Cougs' front seven on D was 'Magnificent'

PULLMAN — On this Homecoming night, it wouldn't be a stretch to tab them 'The Magnificent Seven.' Indeed, the Cougars' front seven on defense abused and manhandled the Vandals all four quarters on Saturday night. That constant pressure and dominance in the trenches rendered mute Idaho's run-heavy plan and led to Wazzu's first shutout since 2003 and at Martin Stadium since 1999.

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How does 42-0 sit with ya?

"I thought they did play good up front, which would really include all seven of them…the front and the linebackers," said Mike Leach in the understatement of the night. "They (Idaho) have a lot of diversity to their quarterbacks. They are a lot like us -- they are a team that is steadily improving."

That last part was frankly hard to see. The Washington State defensive front saw to that.

The Cougars did not allow the Vandals to get into any kind of offensive rhythm – throughout the whole game – and it all started with the seven guys in the box. The defensive front stifled the Idaho run. They harassed the Vandal quarterbacks. They wrapped up, created turnovers and just made life generally miserable for Paul Petrino's troops.

Consider this: The Vandals rushed the ball 49 times -- and they only managed to compile 79 total rushing yards.

WSU DEFENSIVE END Xavier Cooper was an absolute monster and despoiled the Idaho offensive line and quarterbacks for virtually the entire 38 minutes that Idaho had the ball.

Cooper racked up 3.5 tackles for loss and 1.5 sacks in the blowout win.

And he's just a sophomore.

"It was a defensive effort," Cooper said. "We always feel like we have the advantage because we play with a chip on our shoulders. I think they gave us a good look, but ultimately I was able to get back there and make plays and so were the other guys on the defensive front in the back field."

The starting Wazzu front seven – defensive ends Cooper and Toni Pole, nose tackle Ioane Gauta, middle linebacker Darryl Monroe, strongside ‘backer Cyrus Coen, WIL Justin Sagote and BUCK Kache Palacio surrendered no quarter, not until the clock read zeroes.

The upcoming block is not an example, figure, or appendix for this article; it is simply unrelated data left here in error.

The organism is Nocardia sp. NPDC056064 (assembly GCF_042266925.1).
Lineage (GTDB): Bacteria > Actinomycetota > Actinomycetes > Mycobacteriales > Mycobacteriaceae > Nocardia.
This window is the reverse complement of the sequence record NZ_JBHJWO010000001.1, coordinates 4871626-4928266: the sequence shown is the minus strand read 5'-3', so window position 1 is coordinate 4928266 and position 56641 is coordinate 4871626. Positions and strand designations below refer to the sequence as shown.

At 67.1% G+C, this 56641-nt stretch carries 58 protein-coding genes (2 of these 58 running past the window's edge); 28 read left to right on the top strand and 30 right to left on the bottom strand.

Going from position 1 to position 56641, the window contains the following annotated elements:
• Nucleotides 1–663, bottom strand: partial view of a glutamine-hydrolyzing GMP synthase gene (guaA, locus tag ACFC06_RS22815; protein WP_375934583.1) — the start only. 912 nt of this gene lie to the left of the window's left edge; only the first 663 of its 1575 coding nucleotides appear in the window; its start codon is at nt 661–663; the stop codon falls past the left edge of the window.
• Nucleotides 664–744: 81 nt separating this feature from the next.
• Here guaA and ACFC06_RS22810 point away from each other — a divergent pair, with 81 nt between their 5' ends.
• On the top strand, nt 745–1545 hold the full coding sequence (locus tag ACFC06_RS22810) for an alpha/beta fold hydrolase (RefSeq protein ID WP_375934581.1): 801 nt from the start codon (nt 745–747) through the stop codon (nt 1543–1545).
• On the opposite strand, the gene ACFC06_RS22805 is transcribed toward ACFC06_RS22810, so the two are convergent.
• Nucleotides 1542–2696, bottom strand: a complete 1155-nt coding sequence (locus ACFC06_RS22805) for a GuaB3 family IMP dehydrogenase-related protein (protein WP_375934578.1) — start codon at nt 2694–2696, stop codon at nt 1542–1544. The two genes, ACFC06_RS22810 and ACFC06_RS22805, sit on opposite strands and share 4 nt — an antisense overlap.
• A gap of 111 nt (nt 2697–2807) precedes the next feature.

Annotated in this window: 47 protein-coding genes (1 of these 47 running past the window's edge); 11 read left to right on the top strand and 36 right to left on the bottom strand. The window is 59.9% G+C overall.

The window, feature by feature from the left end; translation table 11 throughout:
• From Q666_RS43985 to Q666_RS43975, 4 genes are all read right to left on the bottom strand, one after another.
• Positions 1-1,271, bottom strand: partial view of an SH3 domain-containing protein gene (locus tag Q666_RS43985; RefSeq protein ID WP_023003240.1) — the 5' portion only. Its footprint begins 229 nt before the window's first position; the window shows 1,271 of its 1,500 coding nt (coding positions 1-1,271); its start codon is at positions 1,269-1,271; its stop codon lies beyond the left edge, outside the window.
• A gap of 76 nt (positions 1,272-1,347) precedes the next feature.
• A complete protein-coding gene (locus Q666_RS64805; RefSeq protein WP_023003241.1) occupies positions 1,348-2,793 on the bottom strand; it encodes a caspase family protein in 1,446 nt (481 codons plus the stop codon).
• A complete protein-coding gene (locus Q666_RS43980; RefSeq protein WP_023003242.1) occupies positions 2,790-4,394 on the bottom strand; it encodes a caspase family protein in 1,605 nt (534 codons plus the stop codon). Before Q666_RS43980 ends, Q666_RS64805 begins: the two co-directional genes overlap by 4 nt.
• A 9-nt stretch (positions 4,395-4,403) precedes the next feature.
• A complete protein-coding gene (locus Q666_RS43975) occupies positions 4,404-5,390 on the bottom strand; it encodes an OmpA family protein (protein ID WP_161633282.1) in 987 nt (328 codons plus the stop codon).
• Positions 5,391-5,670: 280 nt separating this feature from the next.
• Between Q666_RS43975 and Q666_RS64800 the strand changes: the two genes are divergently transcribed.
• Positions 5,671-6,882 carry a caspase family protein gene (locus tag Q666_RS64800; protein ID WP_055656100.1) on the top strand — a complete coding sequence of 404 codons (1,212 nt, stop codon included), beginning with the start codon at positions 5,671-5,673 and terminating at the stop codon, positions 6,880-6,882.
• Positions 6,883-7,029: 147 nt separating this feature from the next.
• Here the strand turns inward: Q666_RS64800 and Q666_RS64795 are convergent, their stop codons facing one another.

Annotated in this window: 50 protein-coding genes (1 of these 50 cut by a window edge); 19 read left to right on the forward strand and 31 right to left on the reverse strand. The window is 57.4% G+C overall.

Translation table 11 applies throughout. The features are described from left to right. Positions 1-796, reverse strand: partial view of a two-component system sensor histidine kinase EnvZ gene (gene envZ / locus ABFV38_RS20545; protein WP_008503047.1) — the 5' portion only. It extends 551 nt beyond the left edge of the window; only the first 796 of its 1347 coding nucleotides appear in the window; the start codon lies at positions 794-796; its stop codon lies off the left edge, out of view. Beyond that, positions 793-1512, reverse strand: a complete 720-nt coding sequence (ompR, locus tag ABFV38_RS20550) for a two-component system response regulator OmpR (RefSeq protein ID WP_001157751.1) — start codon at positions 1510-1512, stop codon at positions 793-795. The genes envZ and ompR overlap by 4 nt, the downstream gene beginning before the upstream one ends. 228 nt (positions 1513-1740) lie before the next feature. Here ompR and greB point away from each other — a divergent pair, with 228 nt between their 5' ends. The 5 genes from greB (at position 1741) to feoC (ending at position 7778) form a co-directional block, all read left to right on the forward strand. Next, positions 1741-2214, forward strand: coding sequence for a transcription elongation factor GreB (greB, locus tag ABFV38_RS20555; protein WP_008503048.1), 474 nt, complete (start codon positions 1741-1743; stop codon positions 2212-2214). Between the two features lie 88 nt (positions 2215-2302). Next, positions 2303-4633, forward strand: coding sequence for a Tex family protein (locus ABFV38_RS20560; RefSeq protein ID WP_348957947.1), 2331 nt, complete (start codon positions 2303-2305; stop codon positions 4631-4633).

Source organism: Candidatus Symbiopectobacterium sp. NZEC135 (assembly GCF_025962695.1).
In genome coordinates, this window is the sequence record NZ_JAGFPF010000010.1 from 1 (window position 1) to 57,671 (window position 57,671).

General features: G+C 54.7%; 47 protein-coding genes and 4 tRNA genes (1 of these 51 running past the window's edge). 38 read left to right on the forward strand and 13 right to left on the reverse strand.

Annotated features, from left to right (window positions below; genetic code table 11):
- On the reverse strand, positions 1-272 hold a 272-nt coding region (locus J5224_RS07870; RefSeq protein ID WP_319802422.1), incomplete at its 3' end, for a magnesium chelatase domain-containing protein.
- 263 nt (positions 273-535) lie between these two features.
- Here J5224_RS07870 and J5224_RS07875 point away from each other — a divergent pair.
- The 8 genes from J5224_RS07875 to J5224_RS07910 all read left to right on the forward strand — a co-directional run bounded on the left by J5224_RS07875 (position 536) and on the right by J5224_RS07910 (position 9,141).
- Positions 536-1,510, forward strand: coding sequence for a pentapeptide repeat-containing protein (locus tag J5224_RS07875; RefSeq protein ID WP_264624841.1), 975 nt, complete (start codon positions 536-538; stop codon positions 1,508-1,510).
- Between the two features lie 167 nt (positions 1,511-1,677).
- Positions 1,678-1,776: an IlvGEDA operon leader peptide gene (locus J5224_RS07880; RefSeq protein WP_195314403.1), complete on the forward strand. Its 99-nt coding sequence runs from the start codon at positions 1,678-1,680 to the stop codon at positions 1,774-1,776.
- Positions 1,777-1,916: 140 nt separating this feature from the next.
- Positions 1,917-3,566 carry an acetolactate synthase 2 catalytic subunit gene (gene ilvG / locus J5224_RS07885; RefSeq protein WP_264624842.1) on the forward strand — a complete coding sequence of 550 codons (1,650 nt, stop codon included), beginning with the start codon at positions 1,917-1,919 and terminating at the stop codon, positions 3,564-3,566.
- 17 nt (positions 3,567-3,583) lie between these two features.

IT SEEMED LIKE an eternity, but Idaho eventually produced red zone opportunity on their final drive – and they had a golden chance to put points on the board in the final minute. It was first-and-goal from the Wazzu 2-yard line.

And four plays later, Idaho was still on the outside looking in.

"That was crazy man," Cooper said with a smile. "That was something special. That really showed what type of football team we are when it comes down to goal-line situations. We really showed up as a defense. That's our personality. We are going to come in here and fight and that showed what personality we have as a defense."

Cooper posted a career high 3.5 tackles-for-loss.

For such a high-scoring affair, the intensity of that fourth-and-one denial produced the ultimate high – it even fired up the guys on offense.

"I almost wanted to get out there and play defense," sophomore WR Gabe Marks said. "They wanted it and they got it done. That was probably one of the biggest plays of the game right there."

AND THE FRONT SEVEN helped produced a stat that stood out – they doubled their numbers in TFLs. Yep, the Cougar D racked up 14 tackles-for-loss on the Vandals for a total of minus-66 yards.

To borrow a line from the classic movie: We deal in lead, friend.

"The d-line creates so much pressure," senior safety Deone Bucannon said. "It makes it easy being a defensive back. When you have people continuously causing pressure to the quarterback, putting them in stressful situations, where they will not make smart throws."

Gauta was an especially important cog, occluding the middle and flustering Idaho QBs all night long.

"We always want to stop the run on the way to the quarterback," Gauta said. "With the d-line, we take pride in that. We got to the quarterbacks a couple of times in this game and I am proud of our front seven and our DBs."

Monroe, also just a sophomore, led the Cougar defense in finishing off his stellar evening with 12 total tackles and a sack.

"Darryl leads the way for that front seven," Bucannon said. "He's a phenomenal leader and we just need to continue to roll."

IT GETS A lot tougher from here on out and the competition jumps up several notches this coming week in No. 5 Stanford. But the Cougar D under defensive coordinator Mike Breske is feeling like they have something special going on. And by feeling that way, they have a much better chance of making it come true.

The Vandals held the ball for 38:06 on Saturday. And in that 38 minutes-plus, the Cougar defenders held Idaho to only 253 hashes of total offense.

The WSU defensive front grinded all game long and controlled the line of scrimmage throughout. For as many times as the Vandals ran the ball, they only averaged 1.6 yards per rush, thanks to the big hosses up front and the linebackers laying the smack down on the run.

"It was definitely a tough game," Cooper said. "They competed. They have some good playmakers, but we wanted to come out and dominate -- and that's what we did and the score tells the truth."


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